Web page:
About this issue: Overview
Pop-punk band Paramore are touring following the release of their game-changing album After Laughter. Lead singer Hayley Williams reflects on growing up in the spotlight and how technology has changed the music scene as the group head to Manchester.
Nick Stirk describes his life living on the streets, in hostels and precarious flats in Yorkshire. He explains that the ultimate kindness that a stranger can give the homeless is a voice.
From Salford to Preston, local authorities under fearful central government-imposed austerity have been seeking innovative ways to keep residents and businesses going. That means everything from free copies of birth certificates so homeless people can prove their identity to persuading hospitals and universities to spend their vast budgets with local suppliers.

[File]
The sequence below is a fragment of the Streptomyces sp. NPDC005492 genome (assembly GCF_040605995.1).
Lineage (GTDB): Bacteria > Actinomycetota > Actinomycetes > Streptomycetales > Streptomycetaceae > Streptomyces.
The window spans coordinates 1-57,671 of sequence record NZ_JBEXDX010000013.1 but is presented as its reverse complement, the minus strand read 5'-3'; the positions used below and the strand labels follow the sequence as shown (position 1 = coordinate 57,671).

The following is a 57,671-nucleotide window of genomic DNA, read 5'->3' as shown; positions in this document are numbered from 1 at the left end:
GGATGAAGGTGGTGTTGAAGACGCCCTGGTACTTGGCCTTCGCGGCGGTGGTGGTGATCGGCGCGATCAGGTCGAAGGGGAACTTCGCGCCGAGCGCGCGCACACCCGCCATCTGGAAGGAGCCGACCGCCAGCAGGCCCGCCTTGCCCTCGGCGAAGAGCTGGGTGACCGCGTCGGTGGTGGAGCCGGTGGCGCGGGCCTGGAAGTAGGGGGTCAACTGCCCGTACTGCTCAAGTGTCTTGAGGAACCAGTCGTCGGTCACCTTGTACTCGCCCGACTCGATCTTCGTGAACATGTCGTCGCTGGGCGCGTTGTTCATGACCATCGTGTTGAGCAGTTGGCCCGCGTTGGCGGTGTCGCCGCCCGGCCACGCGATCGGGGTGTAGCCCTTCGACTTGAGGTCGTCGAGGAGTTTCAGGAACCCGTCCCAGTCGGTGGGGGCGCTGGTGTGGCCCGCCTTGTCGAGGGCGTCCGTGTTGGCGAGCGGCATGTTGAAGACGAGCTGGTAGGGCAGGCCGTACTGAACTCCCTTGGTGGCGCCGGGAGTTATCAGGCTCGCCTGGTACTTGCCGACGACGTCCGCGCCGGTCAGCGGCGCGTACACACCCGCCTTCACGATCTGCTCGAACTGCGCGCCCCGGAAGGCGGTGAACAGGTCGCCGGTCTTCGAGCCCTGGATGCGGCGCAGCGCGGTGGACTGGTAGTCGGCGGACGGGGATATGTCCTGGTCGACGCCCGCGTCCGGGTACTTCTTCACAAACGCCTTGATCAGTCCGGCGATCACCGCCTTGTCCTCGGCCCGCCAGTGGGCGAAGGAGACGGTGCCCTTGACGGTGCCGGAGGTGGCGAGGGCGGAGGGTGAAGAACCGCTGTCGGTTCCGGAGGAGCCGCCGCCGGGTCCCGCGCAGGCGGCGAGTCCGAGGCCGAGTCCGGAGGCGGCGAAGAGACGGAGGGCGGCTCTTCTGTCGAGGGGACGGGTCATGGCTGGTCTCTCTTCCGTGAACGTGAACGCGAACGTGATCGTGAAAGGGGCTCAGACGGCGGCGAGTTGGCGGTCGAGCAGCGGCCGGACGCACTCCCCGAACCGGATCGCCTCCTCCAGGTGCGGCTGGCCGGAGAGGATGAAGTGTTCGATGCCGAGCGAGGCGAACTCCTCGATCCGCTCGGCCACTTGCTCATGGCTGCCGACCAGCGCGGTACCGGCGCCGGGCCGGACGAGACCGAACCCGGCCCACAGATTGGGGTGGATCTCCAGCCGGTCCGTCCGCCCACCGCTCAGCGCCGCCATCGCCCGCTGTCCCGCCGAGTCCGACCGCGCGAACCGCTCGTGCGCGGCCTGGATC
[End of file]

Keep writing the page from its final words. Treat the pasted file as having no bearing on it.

Penrith hosts the annual World Marmalade Awards, bringing global tourism to the Lake District. Organiser Jane Hasell-McCosh explains why it’s such an increasingly popular preserve and offers her own recipe for it.
The Centre Stage page brings you a look at this year’s Push Festival, which celebrates the North West’s emerging artistic talent. One of the shows is Marcus Hercules’ Rasta Liv, a piece about his father’s immigration that celebrates sport, Ethiopia, Rasta, family and human spirit.
Plus actor Zoe Wanamaker, star of Harry Potter and Poirot, writes a letter to her younger self and columnist Roger Ratcliffe looks over the government’s Northern Forest scheme. We have music, film and TV reviews, an author Q&A with Neil Olson, crossword, Sudoku and more.